“He breathed upon dead bodies and brought them into life. Nor sequent centuries could hit Orbit and sum of Shakespeare’s wit.”
Ralph Waldo Emerson on Shakespeare
The carefully crafted documentary ‘SHAKESPEARE: The Truth Behind the Name’ by Robin Phillips discusses and dissects an alternative theory about the most significant literary figure in the west – William Shakespeare or as Phillips argues , the pen name of Edward De vere the seventeenth Earl of Oxford. The documentary also discusses how unlikely were the chances of a literary giant to be someone from a family of glove makers in Stratford upon Avon.
Sigmund Freud said :
” I no longer believe that William Shakespeare the actor from Stratford was the author of the works that have been ascribed to him”. Freud did not have sufficient reasons to believe otherwise or so the film wants it’s viewers to believe. Many significant literary and non literary figures believed an anonymous man possibly from nobility wrote under the pseudonym of Shakespeare. Ben Johnson famously wrote that one must not see the face but the works of the great man.
Robin Phillips does a fantastic job as the narrator of the film. She ensures that there is not a single dull moment in it, a bell for all her antics like the porter scene in “Macbeth” or the scene with the skull of Yorick in ” Hamlet “.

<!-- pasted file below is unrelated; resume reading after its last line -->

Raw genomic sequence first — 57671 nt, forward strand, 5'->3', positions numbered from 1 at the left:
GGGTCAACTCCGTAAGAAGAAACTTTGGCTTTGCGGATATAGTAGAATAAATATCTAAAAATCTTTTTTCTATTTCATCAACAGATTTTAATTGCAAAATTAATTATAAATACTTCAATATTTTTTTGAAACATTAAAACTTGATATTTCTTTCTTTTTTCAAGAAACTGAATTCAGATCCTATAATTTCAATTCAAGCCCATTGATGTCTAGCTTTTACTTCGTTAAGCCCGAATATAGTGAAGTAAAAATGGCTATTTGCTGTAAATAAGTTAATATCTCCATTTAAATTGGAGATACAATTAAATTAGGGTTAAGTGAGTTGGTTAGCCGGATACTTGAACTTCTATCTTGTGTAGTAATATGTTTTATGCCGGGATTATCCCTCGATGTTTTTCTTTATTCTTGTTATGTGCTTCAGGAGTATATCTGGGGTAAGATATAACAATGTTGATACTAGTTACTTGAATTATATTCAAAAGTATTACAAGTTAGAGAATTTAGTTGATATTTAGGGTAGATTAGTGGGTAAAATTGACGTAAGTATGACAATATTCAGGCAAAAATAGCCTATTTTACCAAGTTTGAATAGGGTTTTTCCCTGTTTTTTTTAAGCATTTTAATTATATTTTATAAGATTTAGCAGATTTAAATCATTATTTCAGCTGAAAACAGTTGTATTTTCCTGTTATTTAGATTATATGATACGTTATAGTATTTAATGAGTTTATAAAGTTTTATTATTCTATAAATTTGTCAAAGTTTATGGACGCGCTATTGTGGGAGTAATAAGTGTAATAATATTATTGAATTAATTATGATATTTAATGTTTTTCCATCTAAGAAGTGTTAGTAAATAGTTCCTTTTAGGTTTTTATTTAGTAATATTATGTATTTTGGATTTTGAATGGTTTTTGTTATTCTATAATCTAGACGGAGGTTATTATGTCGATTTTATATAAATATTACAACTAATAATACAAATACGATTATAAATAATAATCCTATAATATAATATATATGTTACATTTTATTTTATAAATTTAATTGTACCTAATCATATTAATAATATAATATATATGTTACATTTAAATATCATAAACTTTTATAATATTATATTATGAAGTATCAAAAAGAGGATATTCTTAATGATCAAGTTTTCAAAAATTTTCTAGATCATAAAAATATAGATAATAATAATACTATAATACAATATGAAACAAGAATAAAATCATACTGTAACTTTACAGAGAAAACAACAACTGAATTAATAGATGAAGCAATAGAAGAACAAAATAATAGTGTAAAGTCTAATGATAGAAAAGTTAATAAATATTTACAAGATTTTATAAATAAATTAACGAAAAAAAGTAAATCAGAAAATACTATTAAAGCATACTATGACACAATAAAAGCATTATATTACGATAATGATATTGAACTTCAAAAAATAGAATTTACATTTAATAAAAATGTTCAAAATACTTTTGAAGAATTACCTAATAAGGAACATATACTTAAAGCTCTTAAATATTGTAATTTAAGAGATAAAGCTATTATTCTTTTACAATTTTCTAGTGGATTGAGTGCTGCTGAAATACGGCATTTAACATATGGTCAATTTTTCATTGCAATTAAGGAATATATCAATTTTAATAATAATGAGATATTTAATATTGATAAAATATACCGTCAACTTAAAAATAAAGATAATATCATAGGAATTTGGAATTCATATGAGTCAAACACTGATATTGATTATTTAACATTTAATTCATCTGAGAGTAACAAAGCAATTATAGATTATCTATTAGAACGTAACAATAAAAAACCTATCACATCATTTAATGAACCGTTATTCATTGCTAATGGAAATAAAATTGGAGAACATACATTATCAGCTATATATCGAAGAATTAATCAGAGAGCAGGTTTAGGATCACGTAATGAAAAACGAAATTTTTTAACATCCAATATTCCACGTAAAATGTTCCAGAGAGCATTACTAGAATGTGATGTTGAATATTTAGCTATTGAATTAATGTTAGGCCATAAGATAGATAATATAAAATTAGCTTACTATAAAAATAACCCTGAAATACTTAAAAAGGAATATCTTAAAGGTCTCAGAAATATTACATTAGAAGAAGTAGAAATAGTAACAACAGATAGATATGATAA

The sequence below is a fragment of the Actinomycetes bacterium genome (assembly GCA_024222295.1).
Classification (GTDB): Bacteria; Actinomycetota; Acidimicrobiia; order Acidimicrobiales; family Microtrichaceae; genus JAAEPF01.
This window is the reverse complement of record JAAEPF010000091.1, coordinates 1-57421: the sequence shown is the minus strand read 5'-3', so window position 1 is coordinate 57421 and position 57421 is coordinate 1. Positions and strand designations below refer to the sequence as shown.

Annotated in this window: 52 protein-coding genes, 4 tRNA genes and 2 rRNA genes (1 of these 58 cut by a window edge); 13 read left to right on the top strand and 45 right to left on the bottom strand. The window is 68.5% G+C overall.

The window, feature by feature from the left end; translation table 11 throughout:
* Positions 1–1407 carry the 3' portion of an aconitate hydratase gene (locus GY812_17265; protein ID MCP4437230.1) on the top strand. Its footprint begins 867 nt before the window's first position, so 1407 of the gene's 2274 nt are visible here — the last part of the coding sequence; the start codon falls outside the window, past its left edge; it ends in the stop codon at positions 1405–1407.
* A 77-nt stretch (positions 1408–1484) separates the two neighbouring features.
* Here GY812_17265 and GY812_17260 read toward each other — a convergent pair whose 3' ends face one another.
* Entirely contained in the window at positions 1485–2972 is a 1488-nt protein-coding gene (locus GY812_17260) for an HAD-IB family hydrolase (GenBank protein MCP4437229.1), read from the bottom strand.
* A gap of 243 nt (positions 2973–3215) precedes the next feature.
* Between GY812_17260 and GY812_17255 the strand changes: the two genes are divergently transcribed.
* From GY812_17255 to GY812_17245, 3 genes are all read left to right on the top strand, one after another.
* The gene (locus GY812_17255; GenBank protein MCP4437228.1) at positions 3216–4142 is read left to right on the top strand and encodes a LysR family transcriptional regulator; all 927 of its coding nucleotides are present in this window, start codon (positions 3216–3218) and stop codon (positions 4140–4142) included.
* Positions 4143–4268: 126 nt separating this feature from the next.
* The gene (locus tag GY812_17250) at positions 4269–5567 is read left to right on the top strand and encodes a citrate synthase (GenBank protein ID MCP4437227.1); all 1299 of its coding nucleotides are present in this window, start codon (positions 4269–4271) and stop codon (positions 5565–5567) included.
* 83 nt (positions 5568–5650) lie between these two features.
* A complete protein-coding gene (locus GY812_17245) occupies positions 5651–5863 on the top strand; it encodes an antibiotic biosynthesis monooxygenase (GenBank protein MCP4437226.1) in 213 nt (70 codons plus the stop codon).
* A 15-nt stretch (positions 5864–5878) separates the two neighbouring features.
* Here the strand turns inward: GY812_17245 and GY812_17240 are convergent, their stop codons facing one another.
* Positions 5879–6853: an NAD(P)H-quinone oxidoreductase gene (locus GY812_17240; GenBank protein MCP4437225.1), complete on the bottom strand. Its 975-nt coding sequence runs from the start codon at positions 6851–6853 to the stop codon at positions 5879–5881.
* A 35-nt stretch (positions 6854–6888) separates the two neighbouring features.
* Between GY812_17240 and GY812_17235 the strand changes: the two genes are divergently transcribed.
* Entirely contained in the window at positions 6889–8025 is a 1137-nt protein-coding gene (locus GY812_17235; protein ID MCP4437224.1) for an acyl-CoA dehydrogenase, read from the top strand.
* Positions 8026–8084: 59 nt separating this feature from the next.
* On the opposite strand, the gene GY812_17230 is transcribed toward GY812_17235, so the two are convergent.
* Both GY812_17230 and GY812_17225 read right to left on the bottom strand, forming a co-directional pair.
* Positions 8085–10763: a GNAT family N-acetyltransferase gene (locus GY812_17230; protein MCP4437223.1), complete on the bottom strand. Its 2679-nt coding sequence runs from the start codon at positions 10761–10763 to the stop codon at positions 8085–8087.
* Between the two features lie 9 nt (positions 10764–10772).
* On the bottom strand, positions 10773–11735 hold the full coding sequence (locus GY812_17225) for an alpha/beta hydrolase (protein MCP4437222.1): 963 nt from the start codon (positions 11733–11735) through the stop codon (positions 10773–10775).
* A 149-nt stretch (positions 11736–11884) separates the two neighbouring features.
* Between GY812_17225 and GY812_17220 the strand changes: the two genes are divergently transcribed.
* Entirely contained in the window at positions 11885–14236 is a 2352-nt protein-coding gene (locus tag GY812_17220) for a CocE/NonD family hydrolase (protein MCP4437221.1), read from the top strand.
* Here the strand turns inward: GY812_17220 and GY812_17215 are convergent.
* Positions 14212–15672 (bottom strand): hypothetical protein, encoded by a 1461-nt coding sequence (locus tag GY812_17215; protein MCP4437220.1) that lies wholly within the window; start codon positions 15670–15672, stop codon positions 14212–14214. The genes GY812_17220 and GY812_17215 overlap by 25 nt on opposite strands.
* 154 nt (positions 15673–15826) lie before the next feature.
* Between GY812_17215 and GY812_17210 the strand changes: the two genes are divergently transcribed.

Another remarkable feature in the movie is the use of colourful costumes. Phillips appears almost Elizabethan if not for her Johnsonian sense of humour. However the film should not be looked upon as some casual presentation of facts full of levity. It is dense with a plethora of facts that would make one question the entire existence of Shakespeare. It would rekindle the debate between the Stratfordians and the Oxfordians.
The film asserts but never too strongly so as to appear coercive. A feature in the movie that one must talk about is the usage of images. There are numerous images in the movie almost sufficient to tell a story by itself. The numerous comparisons in the movie ensures that the viewer finds clarity in the claims of the storyteller. The jokes never feel forcibly inserted and the documentary never loses it’s proximity with fun. The background music transports one to an Elizabethan setting where literature flourished courtesy the university wits and the mysterious ‘Bard of ‘Avon’.
Robin Phillips has done her research quite well. She has presented a side that must be considered seriously in both the academic and the artistic circles revolving around Shakespeare. She was
influenced by Roland Emmerich’s 2011 film ‘Anonymous’, that explored the idea that Edward De Verne, the 17th Earl of Oxford, a playwright and poet himself, was the one who wrote the plays attributed to the son of a glove maker from Stratford upon Avon.
The movie explores a number of themes including Identity, love, the life of noblemen, their scandals and lastly the literary Renaissance in Elizabethan England. It would Inspire the admirers of Shakespeare to think about his existence, his life beyond a name and such quests must not be ‘ …full of sound and fury signifying nothing’.